Mozi IoT botnet now targets Netgear, Huawei, and ZTE network gateways

P2p botnet gained new capabilities and now can affect more devices

Mozi botnet changes targetsNew evolved peer-to-peer botnet now can affect particularly juicy targets - network gateaways.

Mozi botnet that usually targets IoT devices apparently has evolved and became even more threatening with new functions that allow achieving persistence on network gateways. New findings show that targets of this botnet could be network gateways particularly manufactured by Netgear, Huawei, and ZTE, very well-known names in the industry.

Experts and researchers of Microsoft Security Threat Intelligence Center and at Section 52 at Azure Defender for IoT state [1] that network gateways are interesting targets for such attacks due to easy initial access points to corporate networks:

By infecting routers, they can perform man-in-the-middle (MITM) attacks—via HTTP hijacking and DNS spoofing—to compromise endpoints and deploy ransomware or cause safety incidents in OT facilities.

In many instances, Mozi botnet spreads easily because of the weak and default password usage. In certain scenarios, unpatched IoT vulnerabilities could cause potential danger as IoT malware communicates using a BitTorrent-like Distributed Hash Table and records contact information for other nodes in the botnet.

Mozi IoT botnet exploits weak cybersecurity

Microsoft's IoT team of security experts discovered that the malware of Mozi botnet could be upgraded in order to increase its chances of survival upon reboot or any other attempt by other malware or responders to interfere with its operation, including achieving persistence on targeted devices and blocking TCP ports (23, 2323, 7547, 35000, 50023, and 58000).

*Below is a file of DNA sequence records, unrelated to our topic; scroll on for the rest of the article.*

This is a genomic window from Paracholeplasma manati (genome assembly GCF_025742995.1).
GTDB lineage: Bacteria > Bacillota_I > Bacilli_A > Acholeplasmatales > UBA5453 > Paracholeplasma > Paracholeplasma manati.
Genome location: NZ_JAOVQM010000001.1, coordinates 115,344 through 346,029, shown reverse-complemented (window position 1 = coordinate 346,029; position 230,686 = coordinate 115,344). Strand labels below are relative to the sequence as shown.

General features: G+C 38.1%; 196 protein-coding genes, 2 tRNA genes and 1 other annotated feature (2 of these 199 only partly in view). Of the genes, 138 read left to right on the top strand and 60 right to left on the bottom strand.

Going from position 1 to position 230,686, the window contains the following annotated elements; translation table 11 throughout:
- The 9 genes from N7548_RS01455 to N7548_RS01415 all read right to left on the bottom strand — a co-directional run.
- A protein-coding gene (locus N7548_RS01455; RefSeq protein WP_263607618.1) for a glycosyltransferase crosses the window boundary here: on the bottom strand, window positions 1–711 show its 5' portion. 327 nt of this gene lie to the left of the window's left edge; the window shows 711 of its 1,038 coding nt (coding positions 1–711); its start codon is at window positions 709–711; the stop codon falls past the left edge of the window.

Mozi has been upgraded to support new commands that enable the malware to hijack HTTP sessions and carry out DNS spoofing too. Users of Netgear, Huawei, and ZTE routers are recommended to secure the devices using strong passwords and update the devices to the latest firmware.

Microsoft experts state that in doing so, users will reduce the risk of possible attack surfaces, leveraged by the botnet and prevent attackers from getting into a position where they can use the newly discovered persistence and other exploit techniques described in more detail below.[2]

Some experts believe that botnet groups like Mozi will ramp up operations in the future and we will see IoT activity surges. Organizations and people using IoT devices need to be aware of the evolving threat, keeping in mind that command injection remains the primary infection vector of choice for threat actors.[3]

Threat actors are taking advantage of vulnerable IoT devices

Back in September 2020, is it was noted in one of IBM X-Force analysis, that Mozi accounted for as much as 90% of the observed IoT network traffic from October 2019 through June 2020. This information leads to an indication that threat actors are increasingly taking advantage of the expanding attack surface offered by the IoT devices.[4]

Back to the present, last month another analysis was shared by Elastic Security Intelligence and Analytics Team which has found that at least 24 countries have been targeted. Overall, as the amount of connected devices has grown exponentially in recent years, the IoT has proven to be hugely useful incredibly fitting for launching cyber attacks.[5]

Malicious threat creators can always change their targets and purposes, but the main focus is money, so deploying such threats like ransomware[6] can become easier with the help of these functions and malware like the Mozi IoT botnet.

About the author
Ugnius Kiguolis
Ugnius Kiguolis - The mastermind

Ugnius Kiguolis is a professional malware analyst who is also the founder and the owner of 2-Spyware. At the moment, he takes over as Editor-in-chief.

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